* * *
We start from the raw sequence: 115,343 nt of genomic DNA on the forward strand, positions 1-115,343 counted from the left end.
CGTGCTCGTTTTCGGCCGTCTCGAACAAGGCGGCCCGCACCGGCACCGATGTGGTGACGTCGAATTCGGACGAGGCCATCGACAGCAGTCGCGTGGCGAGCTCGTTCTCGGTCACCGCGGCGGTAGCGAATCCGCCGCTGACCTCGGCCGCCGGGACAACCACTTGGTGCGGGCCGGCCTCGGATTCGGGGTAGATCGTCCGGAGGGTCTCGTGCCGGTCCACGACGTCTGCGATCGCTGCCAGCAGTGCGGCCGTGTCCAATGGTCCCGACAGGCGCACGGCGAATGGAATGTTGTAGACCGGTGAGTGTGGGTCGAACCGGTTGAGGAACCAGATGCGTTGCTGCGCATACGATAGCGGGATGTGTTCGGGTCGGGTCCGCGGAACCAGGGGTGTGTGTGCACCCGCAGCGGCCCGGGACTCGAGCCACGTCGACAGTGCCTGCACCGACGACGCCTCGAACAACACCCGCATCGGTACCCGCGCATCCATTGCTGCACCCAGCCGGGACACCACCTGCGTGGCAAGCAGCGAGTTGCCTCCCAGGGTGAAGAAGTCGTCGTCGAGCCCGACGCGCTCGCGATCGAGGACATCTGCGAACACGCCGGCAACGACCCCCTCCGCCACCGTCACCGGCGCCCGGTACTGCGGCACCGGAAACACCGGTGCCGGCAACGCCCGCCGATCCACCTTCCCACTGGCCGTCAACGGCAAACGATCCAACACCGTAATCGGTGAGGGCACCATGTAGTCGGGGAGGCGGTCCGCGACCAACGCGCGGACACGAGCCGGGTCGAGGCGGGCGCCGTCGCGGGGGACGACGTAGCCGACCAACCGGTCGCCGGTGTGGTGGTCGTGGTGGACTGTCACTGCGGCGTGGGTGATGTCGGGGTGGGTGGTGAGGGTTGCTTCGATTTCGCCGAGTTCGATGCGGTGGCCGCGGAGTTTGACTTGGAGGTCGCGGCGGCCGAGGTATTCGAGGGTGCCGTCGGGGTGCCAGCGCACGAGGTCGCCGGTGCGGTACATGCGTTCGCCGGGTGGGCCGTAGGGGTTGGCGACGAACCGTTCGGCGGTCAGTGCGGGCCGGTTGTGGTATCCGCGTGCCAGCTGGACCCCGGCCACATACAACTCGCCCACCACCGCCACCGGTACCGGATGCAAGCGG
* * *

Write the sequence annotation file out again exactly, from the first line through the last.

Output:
We start from the raw sequence: 115,343 nt of genomic DNA on the forward strand, positions 1-115,343 counted from the left end.
CGTGCTCGTTTTCGGCCGTCTCGAACAAGGCGGCCCGCACCGGCACCGATGTGGTGACGTCGAATTCGGACGAGGCCATCGACAGCAGTCGCGTGGCGAGCTCGTTCTCGGTCACCGCGGCGGTAGCGAATCCGCCGCTGACCTCGGCCGCCGGGACAACCACTTGGTGCGGGCCGGCCTCGGATTCGGGGTAGATCGTCCGGAGGGTCTCGTGCCGGTCCACGACGTCTGCGATCGCTGCCAGCAGTGCGGCCGTGTCCAATGGTCCCGACAGGCGCACGGCGAATGGAATGTTGTAGACCGGTGAGTGTGGGTCGAACCGGTTGAGGAACCAGATGCGTTGCTGCGCATACGATAGCGGGATGTGTTCGGGTCGGGTCCGCGGAACCAGGGGTGTGTGTGCACCCGCAGCGGCCCGGGACTCGAGCCACGTCGACAGTGCCTGCACCGACGACGCCTCGAACAACACCCGCATCGGTACCCGCGCATCCATTGCTGCACCCAGCCGGGACACCACCTGCGTGGCAAGCAGCGAGTTGCCTCCCAGGGTGAAGAAGTCGTCGTCGAGCCCGACGCGCTCGCGATCGAGGACATCTGCGAACACGCCGGCAACGACCCCCTCCGCCACCGTCACCGGCGCCCGGTACTGCGGCACCGGAAACACCGGTGCCGGCAACGCCCGCCGATCCACCTTCCCACTGGCCGTCAACGGCAAACGATCCAACACCGTAATCGGTGAGGGCACCATGTAGTCGGGGAGGCGGTCCGCGACCAACGCGCGGACACGAGCCGGGTCGAGGCGGGCGCCGTCGCGGGGGACGACGTAGCCGACCAACCGGTCGCCGGTGTGGTGGTCGTGGTGGACTGTCACTGCGGCGTGGGTGATGTCGGGGTGGGTGGTGAGGGTTGCTTCGATTTCGCCGAGTTCGATGCGGTGGCCGCGGAGTTTGACTTGGAGGTCGCGGCGGCCGAGGTATTCGAGGGTGCCGTCGGGGTGCCAGCGCACGAGGTCGCCGGTGCGGTACATGCGTTCGCCGGGTGGGCCGTAGGGGTTGGCGACGAACCGTTCGGCGGTCAGTGCGGGCCGGTTGTGGTATCCGCGTGCCAGCTGGACCCCGGCCACATACAACTCGCCCACCACCGCCACCGGTACCGGATGCAAGCGG